2.  Update your software – This includes operating systems, web browser software, security software and installed applications.  Enabling Automatic Update settings and installing updates as soon as they become available is also good practice and will ensure you do not fall behind when it comes to the latest malware definitions.

3.  Data back up – As a ransomware attack locks you out of important files and documents, one way to keep yourself functional, should you fall victim to an attack, is to regularly back up files and data onto external storage devices or archived storage. This will allow you to still access copies of files should you fall victim to an attack.

4.  Constant vigilance and education – Although security and antivirus software is a defence against ransomware, individuals can also act as a first line of defence by only opening emails and attachments from trusted sources.  Avoid downloading files from untrusted sources, but if necessary, always run a virus scan on the prospective file before opening.  This should be part of the education process for employees on how to remain safe against emerging cyber-threats.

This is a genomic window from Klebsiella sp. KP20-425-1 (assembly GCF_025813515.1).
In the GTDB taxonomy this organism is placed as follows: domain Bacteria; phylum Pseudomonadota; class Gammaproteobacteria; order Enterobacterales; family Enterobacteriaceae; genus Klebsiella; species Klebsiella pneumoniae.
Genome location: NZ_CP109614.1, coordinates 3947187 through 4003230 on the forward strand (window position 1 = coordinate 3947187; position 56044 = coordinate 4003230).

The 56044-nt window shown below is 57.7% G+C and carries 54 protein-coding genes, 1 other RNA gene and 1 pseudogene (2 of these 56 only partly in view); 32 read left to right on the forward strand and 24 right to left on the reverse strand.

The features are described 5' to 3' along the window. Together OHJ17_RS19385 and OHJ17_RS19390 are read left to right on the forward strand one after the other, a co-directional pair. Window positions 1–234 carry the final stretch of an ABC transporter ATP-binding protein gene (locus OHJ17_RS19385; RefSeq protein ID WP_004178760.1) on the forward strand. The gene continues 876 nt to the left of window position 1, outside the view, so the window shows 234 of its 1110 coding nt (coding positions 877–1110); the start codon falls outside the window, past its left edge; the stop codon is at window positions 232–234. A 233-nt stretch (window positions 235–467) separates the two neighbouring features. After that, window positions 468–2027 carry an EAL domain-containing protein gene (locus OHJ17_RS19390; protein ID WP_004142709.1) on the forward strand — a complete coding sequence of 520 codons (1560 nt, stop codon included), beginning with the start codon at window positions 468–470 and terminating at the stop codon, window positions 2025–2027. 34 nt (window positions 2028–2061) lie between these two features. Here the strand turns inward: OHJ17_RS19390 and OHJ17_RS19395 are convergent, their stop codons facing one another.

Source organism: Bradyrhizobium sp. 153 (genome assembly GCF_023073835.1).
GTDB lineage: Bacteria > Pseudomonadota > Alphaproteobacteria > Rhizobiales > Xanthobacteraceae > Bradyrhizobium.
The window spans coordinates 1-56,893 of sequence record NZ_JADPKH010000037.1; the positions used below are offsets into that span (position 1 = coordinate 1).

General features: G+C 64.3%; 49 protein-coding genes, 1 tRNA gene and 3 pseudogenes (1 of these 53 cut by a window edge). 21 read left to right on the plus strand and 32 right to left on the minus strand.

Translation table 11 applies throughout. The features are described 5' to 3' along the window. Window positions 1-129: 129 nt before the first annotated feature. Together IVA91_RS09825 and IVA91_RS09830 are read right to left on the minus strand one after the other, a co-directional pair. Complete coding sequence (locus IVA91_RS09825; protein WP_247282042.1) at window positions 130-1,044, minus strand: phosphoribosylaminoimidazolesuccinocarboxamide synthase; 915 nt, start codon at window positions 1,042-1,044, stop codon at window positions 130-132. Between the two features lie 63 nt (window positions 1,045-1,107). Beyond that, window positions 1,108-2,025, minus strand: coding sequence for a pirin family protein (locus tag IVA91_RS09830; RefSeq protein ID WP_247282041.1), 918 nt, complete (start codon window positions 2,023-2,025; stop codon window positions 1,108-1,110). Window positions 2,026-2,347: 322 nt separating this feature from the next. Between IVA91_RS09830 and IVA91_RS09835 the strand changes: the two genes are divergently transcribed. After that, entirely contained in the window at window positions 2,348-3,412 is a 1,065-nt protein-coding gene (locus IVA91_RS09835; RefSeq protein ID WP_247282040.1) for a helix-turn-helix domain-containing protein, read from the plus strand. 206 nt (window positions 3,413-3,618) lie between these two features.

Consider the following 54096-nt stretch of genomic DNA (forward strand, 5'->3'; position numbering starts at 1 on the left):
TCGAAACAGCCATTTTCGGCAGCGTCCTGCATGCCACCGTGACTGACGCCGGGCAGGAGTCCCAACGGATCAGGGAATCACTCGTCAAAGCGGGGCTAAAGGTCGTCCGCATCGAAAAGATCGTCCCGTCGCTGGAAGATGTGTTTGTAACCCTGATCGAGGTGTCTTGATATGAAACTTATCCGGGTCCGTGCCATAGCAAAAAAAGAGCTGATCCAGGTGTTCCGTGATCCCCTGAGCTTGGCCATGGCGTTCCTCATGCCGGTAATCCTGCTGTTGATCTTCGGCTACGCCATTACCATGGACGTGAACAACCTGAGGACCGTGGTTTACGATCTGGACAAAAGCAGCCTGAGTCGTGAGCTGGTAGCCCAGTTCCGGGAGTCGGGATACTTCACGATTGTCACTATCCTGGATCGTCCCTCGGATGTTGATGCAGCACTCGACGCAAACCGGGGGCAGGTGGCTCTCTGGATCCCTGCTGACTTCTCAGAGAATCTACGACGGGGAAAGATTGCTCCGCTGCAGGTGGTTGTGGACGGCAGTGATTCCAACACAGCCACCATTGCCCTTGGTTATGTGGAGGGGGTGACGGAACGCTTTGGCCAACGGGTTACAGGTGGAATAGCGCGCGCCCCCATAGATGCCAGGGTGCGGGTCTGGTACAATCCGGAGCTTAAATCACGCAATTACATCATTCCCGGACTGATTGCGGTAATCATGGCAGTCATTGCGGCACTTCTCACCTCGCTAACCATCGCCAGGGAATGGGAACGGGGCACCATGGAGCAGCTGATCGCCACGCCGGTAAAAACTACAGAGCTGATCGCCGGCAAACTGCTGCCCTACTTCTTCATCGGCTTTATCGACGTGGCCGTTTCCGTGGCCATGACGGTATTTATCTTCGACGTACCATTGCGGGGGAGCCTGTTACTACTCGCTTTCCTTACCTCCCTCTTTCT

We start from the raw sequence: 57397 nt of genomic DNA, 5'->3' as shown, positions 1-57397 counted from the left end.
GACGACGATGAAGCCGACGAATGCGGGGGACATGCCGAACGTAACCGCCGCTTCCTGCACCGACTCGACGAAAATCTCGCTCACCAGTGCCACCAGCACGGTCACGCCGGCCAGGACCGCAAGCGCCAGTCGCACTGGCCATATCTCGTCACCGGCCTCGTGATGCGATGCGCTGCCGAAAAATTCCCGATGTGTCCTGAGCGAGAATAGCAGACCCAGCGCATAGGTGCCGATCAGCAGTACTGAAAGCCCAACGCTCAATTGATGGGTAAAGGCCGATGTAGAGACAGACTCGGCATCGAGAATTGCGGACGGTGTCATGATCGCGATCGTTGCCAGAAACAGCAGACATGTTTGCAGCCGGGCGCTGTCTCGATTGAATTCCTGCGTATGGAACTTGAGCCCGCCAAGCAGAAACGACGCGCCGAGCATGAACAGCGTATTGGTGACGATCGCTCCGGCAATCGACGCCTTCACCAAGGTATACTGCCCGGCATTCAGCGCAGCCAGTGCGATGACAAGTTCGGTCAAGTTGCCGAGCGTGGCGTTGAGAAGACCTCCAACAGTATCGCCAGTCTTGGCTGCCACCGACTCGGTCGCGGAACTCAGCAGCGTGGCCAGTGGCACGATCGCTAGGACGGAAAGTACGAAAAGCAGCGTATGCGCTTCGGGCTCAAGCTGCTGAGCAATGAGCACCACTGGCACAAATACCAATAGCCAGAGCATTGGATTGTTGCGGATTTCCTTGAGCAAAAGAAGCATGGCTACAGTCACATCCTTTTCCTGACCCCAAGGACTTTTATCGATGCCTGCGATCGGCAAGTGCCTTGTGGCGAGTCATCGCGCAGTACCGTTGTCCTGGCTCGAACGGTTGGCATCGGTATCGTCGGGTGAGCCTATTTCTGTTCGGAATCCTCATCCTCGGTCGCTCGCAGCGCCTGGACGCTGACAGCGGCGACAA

5.  Split access – Do not browse the web and access internet email from computers (servers) that have business critical files and databases.  This can create a direct access point to this crucial data for cyber-criminals.

6.  Passwords – Do not re-use the same password across multiple accounts.  Once a cyber-criminal has obtained one of your passwords, they could use it to access your other online accounts. Setting up password reminders to prompt employees to change their passwords every couple of months is a way of reducing risk.

Ransomware infects machines by exploiting software vulnerabilities and can be very stressful and costly to recover from. However, pre-emptive measures and the backing up of data will go a long way to reducing the risk and impact of a ransomware attack.

Ransomware attack – what you need to know.

·     The main goal of a ransomware attack is to deny access to important business files, requiring a company to pay a fee to decrypt the files.